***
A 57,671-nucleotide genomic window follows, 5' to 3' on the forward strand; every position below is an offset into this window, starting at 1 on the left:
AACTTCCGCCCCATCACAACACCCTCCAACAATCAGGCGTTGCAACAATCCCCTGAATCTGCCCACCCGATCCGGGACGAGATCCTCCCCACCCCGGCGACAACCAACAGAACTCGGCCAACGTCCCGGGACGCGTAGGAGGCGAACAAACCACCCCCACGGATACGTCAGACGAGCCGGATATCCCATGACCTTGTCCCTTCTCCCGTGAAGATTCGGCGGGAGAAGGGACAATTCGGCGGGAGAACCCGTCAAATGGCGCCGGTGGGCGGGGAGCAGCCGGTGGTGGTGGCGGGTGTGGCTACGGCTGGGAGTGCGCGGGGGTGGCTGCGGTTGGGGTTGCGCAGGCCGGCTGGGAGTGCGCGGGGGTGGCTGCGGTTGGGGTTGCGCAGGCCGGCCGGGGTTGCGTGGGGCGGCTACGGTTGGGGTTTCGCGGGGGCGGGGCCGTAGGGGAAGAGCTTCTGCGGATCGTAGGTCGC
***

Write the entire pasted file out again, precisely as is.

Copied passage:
A 57,671-nucleotide genomic window follows, 5' to 3' on the forward strand; every position below is an offset into this window, starting at 1 on the left:
AACTTCCGCCCCATCACAACACCCTCCAACAATCAGGCGTTGCAACAATCCCCTGAATCTGCCCACCCGATCCGGGACGAGATCCTCCCCACCCCGGCGACAACCAACAGAACTCGGCCAACGTCCCGGGACGCGTAGGAGGCGAACAAACCACCCCCACGGATACGTCAGACGAGCCGGATATCCCATGACCTTGTCCCTTCTCCCGTGAAGATTCGGCGGGAGAAGGGACAATTCGGCGGGAGAACCCGTCAAATGGCGCCGGTGGGCGGGGAGCAGCCGGTGGTGGTGGCGGGTGTGGCTACGGCTGGGAGTGCGCGGGGGTGGCTGCGGTTGGGGTTGCGCAGGCCGGCTGGGAGTGCGCGGGGGTGGCTGCGGTTGGGGTTGCGCAGGCCGGCCGGGGTTGCGTGGGGCGGCTACGGTTGGGGTTTCGCGGGGGCGGGGCCGTAGGGGAAGAGCTTCTGCGGATCGTAGGTCGC